Ever been to Palestine? No. Want to go? Ok!
I am all for trying new things and will usually say yes or OK to most things. Hence the headline of this blog post is taken from the conversation I had with Scot from T2VC. After seeing a presentation of mine, he saw the value of what I could bring to some of the companies he works with in Palestine. So on the 7th August we set off to Palestine. I was quite happy that I was travelling with Scott on this occasion as I had originally planned to travel the week before on my own. The trip though is perhaps the biggest part of the adventure, as unless you have done it, you can’t really appreciate it. Nevertheless I’ll try to convey what a unique trip this was.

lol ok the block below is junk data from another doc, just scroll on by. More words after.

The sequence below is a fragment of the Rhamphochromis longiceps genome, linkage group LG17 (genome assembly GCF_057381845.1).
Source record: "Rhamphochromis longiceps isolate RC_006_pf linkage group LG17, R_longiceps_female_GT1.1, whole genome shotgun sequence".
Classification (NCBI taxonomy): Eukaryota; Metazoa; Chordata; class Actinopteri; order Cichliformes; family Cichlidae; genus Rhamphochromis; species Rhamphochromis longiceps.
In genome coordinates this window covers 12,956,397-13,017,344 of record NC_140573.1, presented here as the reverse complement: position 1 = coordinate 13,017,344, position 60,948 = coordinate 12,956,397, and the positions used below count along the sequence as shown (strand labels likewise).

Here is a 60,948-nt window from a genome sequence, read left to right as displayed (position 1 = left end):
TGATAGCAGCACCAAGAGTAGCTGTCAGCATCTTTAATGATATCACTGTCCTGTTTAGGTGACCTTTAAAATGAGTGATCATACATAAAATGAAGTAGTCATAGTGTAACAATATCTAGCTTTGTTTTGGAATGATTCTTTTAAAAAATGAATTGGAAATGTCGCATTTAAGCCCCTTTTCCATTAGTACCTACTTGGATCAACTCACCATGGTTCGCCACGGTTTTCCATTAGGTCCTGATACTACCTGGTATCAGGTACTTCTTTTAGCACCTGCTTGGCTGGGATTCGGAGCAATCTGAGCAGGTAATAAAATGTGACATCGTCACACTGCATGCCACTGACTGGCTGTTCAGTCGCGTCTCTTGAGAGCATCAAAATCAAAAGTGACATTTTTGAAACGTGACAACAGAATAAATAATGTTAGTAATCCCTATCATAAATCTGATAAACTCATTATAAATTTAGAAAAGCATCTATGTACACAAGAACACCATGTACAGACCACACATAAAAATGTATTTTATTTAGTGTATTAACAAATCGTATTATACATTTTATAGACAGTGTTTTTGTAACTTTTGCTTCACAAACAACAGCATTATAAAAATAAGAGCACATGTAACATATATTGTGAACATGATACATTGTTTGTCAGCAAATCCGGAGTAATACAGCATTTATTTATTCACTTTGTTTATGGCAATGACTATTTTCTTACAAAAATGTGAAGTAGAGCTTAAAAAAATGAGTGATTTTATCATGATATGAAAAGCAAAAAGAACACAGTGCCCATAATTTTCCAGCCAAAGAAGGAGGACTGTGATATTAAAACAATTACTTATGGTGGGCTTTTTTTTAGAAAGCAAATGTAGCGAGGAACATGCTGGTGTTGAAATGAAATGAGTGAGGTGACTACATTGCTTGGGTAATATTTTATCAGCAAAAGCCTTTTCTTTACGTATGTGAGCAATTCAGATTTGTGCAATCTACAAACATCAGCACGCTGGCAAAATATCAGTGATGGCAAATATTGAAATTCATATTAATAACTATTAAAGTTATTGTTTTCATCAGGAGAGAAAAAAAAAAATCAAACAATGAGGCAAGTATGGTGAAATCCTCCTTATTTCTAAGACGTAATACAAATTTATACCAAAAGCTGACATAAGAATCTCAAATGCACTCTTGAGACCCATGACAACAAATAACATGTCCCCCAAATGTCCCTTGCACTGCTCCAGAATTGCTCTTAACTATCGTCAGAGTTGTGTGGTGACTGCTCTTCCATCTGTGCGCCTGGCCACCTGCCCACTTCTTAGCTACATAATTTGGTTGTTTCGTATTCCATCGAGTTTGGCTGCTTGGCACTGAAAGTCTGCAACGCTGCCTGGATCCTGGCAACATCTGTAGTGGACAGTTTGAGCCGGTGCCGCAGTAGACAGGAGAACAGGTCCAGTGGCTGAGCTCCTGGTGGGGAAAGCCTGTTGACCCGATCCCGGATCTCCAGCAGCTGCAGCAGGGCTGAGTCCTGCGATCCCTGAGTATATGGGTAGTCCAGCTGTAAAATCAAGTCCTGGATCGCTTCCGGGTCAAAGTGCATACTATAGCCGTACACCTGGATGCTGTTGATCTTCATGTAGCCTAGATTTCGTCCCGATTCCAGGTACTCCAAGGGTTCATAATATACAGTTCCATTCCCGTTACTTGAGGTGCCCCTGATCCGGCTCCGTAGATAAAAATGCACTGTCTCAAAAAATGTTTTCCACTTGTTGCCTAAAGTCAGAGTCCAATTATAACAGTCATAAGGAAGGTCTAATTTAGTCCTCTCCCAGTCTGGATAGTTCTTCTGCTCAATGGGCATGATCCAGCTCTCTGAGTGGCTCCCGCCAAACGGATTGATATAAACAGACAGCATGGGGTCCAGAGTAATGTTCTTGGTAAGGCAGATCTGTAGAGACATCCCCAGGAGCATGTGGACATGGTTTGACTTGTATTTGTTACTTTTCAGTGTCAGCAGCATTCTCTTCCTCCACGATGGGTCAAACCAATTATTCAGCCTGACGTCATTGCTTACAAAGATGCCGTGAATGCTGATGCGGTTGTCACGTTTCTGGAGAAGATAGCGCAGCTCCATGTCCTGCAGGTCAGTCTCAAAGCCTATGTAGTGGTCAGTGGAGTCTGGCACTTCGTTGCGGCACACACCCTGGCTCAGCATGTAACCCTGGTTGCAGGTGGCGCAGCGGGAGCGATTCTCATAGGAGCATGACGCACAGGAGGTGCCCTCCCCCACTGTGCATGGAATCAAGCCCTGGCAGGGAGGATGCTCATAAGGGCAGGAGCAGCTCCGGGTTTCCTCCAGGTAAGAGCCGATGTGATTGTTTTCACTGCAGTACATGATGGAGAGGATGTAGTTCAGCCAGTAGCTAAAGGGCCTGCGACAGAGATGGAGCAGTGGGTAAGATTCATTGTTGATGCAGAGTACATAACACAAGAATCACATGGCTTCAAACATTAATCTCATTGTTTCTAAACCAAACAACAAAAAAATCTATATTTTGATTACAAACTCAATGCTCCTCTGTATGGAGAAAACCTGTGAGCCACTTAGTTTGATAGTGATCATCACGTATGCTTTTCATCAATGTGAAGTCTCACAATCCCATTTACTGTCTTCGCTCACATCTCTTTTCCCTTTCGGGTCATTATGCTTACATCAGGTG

As some of you may know, there is no way to fly directly in Palestine, and you have to go through Israel to get there. With this in mind, a full day was allocated for travel. This meant an early start to catch the 7.30am flight. No problems there, other than the alarm going off at 4am! Costa provided some much needed caffeine and we were on our way. The plane wasn’t particularly full, so a painless flight to Amman airport in Jordan, the first stop on the journey. Stepping off the plane the weather was gorgeous compared to Dubai. In Dubai it’s the height of summer, even at 4am in the morning when I left it was 38 degrees with 70% humidity – yuck! Amman was a balmy 30 degrees with no humidity so it was lovely stepping off the plane. The airport was quiet and we had collected bags and on to the next stage quite quickly. A Taxi ride from airport to the Allenby bridge crossing. I thought it might be strange asking a taxi driver to drop me off at a bridge, but it’s a common destination and one of a limited number of ways to actually get into Palestine. The journey takes about 45 minutes to an hour and we were dropped off outside the border crossing area. Got our bags out of the taxi and walked in to the compound and into a departures area. There doesn’t seem to be much process from here on in, and if I wasn’t with Scott, there is a good chance that I would still be in no mans land between Jordan, Israel and Palestine! Basically as you go into departures, you find a teller window with someone behind it. Don’t worry about other people being there before you, as it’s quite likely they don’t know what is going on or where they are supposed to be. Next you write your name and passport number on a piece of paper, put that bit of paper in your passport, hand it over and wait. 2 mins later, after the guy you gave your passport to, passes it through a hole in the wall to his colleague in the next booth, you get your passport back and get on the bus. And wait………….. There is no actual timetable, and there is a semblance of AC on the bus but it’s getting warmer and you aren’t quite sure when you might get under way. A conductor jumps on, you pay the bus fare, 4.25 per person with 1 bag, you get asked at least 3 times whether you have your passport and 30 mins later we head off across the bridge. Looking out of the window we are surrounded by stunning barren desolate landscape, it really does look like another planet, as the bus trundles along, we come to the first set of border guards playing chess/chequers in the back of the mounted heavy machine gun in the shade, they aren’t interested in us and we carry on.